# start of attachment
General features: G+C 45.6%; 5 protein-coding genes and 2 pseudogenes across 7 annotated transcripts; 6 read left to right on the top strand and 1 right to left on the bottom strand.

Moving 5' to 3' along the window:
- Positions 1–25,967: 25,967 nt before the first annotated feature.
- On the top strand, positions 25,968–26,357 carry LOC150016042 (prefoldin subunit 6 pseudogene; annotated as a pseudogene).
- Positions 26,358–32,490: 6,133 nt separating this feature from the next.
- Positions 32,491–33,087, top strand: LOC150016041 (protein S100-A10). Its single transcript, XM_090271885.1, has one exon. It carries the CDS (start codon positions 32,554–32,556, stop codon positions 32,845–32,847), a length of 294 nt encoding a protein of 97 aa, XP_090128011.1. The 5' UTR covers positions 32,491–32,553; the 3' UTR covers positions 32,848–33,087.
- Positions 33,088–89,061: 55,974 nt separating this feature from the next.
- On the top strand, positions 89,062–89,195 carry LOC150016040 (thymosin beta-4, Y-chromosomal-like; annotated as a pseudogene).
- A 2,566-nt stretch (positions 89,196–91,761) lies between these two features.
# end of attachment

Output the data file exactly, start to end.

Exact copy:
General features: G+C 45.6%; 5 protein-coding genes and 2 pseudogenes across 7 annotated transcripts; 6 read left to right on the top strand and 1 right to left on the bottom strand.

Moving 5' to 3' along the window:
- Positions 1–25,967: 25,967 nt before the first annotated feature.
- On the top strand, positions 25,968–26,357 carry LOC150016042 (prefoldin subunit 6 pseudogene; annotated as a pseudogene).
- Positions 26,358–32,490: 6,133 nt separating this feature from the next.
- Positions 32,491–33,087, top strand: LOC150016041 (protein S100-A10). Its single transcript, XM_090271885.1, has one exon. It carries the CDS (start codon positions 32,554–32,556, stop codon positions 32,845–32,847), a length of 294 nt encoding a protein of 97 aa, XP_090128011.1. The 5' UTR covers positions 32,491–32,553; the 3' UTR covers positions 32,848–33,087.
- Positions 33,088–89,061: 55,974 nt separating this feature from the next.
- On the top strand, positions 89,062–89,195 carry LOC150016040 (thymosin beta-4, Y-chromosomal-like; annotated as a pseudogene).
- A 2,566-nt stretch (positions 89,196–91,761) lies between these two features.